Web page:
From Middle English huske (“husk”), from Old English *husuc, *hosuc (“little covering, sheath”), diminutive of hosu (“pod, shell, husk”), from Proto-Germanic *husōn, *hausaz (“covering, shell, leggings”), from Proto-Indo-European *kawəs- / kawes- (“cover”). More at hose, -ock.
husk (plural husks)
- The dry, leafy or stringy exterior of certain vegetables or fruits, which must be removed before eating the meat inside
- A coconut has a very thick husk.
- Any form of useless, dried-up, and subsequently worthless exterior of something
- His attorney was a dried-up husk of a man, ready for the grave, with one foot already inside and another on a banana peel.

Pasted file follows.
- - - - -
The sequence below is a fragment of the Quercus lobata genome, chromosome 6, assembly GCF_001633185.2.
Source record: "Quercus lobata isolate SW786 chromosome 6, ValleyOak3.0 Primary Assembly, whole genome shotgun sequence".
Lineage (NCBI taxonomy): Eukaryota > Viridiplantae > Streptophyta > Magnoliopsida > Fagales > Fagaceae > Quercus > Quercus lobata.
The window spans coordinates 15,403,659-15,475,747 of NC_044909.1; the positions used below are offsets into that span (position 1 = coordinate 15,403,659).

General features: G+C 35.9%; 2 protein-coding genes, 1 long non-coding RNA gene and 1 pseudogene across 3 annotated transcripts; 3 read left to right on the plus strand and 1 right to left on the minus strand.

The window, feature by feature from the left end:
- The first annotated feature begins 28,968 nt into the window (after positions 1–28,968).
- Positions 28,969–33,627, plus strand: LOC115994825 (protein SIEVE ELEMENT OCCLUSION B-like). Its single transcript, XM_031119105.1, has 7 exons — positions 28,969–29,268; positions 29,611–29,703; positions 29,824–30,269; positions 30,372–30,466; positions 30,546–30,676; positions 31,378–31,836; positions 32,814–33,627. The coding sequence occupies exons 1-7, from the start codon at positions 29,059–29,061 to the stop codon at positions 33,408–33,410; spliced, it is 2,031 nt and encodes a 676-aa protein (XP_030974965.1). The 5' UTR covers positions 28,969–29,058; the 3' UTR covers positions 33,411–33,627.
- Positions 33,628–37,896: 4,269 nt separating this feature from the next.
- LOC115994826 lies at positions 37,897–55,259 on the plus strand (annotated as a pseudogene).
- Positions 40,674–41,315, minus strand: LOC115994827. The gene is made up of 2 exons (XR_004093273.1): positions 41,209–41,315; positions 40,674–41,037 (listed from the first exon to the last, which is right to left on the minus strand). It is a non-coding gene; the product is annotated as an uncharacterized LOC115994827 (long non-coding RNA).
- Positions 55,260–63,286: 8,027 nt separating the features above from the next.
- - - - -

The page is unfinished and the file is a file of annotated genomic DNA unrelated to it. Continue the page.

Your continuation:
- The supporting frame of a run of millstones.
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- (transitive) To remove husks from.
Partly imitative, partly from Etymology 1, above, influenced by husky.
- (transitive) To say huskily, to utter in a husky voice.
- The French captain did not immediately respond; he looked at his men with a miserable expression [...]; still he hesitated, drooped, and finally husked, "Je me rends," with a look still more wretched. — Naomi Novik, "His Majesty's Dragon"
The Australian Pocket Oxford Dictionary, 2nd Ed., Melbourne, Oxford University Press, 1978